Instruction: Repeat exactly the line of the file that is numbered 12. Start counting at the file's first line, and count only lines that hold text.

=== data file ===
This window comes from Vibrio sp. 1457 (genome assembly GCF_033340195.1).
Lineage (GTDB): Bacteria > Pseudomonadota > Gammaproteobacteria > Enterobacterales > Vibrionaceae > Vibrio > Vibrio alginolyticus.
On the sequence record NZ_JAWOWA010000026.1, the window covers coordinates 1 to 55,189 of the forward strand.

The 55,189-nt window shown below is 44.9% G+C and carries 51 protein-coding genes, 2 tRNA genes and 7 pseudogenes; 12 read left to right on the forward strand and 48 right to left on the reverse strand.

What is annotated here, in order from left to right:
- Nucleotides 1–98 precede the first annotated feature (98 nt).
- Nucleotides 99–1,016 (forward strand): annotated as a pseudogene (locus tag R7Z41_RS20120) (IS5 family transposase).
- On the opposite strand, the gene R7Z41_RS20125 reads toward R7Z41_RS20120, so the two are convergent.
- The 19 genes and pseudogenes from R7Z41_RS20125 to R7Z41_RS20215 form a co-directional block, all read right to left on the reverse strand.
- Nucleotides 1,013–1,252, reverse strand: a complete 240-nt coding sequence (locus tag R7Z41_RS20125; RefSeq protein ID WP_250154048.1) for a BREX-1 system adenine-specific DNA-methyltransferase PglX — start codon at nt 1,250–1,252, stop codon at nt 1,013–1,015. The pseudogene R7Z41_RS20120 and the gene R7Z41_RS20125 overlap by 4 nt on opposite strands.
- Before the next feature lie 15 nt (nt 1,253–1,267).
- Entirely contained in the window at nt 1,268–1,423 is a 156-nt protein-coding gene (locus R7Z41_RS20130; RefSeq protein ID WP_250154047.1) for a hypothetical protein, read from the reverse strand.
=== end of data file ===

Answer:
- Entirely contained in the window at nt 1,268–1,423 is a 156-nt protein-coding gene (locus R7Z41_RS20130; RefSeq protein ID WP_250154047.1) for a hypothetical protein, read from the reverse strand.